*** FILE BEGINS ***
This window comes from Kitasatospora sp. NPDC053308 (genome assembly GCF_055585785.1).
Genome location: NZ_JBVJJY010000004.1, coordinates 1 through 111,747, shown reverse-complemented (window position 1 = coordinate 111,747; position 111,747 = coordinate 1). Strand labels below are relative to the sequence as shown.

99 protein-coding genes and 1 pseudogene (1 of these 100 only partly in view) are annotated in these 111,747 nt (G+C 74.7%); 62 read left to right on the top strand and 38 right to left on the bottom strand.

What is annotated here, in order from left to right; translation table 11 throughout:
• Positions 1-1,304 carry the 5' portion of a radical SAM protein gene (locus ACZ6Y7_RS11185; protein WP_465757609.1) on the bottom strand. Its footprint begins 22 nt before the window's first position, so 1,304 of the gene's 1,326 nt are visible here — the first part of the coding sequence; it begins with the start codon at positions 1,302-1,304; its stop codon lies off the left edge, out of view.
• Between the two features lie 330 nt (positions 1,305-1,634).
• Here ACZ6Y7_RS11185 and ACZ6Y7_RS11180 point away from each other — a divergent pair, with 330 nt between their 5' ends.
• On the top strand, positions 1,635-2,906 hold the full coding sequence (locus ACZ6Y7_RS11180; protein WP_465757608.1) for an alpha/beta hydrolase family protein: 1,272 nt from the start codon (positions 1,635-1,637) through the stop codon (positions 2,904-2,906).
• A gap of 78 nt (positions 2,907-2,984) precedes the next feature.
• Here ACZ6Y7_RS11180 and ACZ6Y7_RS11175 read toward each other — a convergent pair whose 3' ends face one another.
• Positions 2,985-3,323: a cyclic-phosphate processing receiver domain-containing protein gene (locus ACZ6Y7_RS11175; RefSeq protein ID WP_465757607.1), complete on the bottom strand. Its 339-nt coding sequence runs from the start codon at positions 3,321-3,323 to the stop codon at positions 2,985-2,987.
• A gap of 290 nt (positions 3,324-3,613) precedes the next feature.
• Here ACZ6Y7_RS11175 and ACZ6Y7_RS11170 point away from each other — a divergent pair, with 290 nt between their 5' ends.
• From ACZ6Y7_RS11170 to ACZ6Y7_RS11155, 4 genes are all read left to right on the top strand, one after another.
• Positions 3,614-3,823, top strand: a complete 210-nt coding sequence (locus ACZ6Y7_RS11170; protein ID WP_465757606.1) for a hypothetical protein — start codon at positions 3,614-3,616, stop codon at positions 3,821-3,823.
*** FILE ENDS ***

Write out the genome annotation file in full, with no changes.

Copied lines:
This window comes from Kitasatospora sp. NPDC053308 (genome assembly GCF_055585785.1).
Genome location: NZ_JBVJJY010000004.1, coordinates 1 through 111,747, shown reverse-complemented (window position 1 = coordinate 111,747; position 111,747 = coordinate 1). Strand labels below are relative to the sequence as shown.

99 protein-coding genes and 1 pseudogene (1 of these 100 only partly in view) are annotated in these 111,747 nt (G+C 74.7%); 62 read left to right on the top strand and 38 right to left on the bottom strand.

What is annotated here, in order from left to right; translation table 11 throughout:
• Positions 1-1,304 carry the 5' portion of a radical SAM protein gene (locus ACZ6Y7_RS11185; protein WP_465757609.1) on the bottom strand. Its footprint begins 22 nt before the window's first position, so 1,304 of the gene's 1,326 nt are visible here — the first part of the coding sequence; it begins with the start codon at positions 1,302-1,304; its stop codon lies off the left edge, out of view.
• Between the two features lie 330 nt (positions 1,305-1,634).
• Here ACZ6Y7_RS11185 and ACZ6Y7_RS11180 point away from each other — a divergent pair, with 330 nt between their 5' ends.
• On the top strand, positions 1,635-2,906 hold the full coding sequence (locus ACZ6Y7_RS11180; protein WP_465757608.1) for an alpha/beta hydrolase family protein: 1,272 nt from the start codon (positions 1,635-1,637) through the stop codon (positions 2,904-2,906).
• A gap of 78 nt (positions 2,907-2,984) precedes the next feature.
• Here ACZ6Y7_RS11180 and ACZ6Y7_RS11175 read toward each other — a convergent pair whose 3' ends face one another.
• Positions 2,985-3,323: a cyclic-phosphate processing receiver domain-containing protein gene (locus ACZ6Y7_RS11175; RefSeq protein ID WP_465757607.1), complete on the bottom strand. Its 339-nt coding sequence runs from the start codon at positions 3,321-3,323 to the stop codon at positions 2,985-2,987.
• A gap of 290 nt (positions 3,324-3,613) precedes the next feature.
• Here ACZ6Y7_RS11175 and ACZ6Y7_RS11170 point away from each other — a divergent pair, with 290 nt between their 5' ends.
• From ACZ6Y7_RS11170 to ACZ6Y7_RS11155, 4 genes are all read left to right on the top strand, one after another.
• Positions 3,614-3,823, top strand: a complete 210-nt coding sequence (locus ACZ6Y7_RS11170; protein ID WP_465757606.1) for a hypothetical protein — start codon at positions 3,614-3,616, stop codon at positions 3,821-3,823.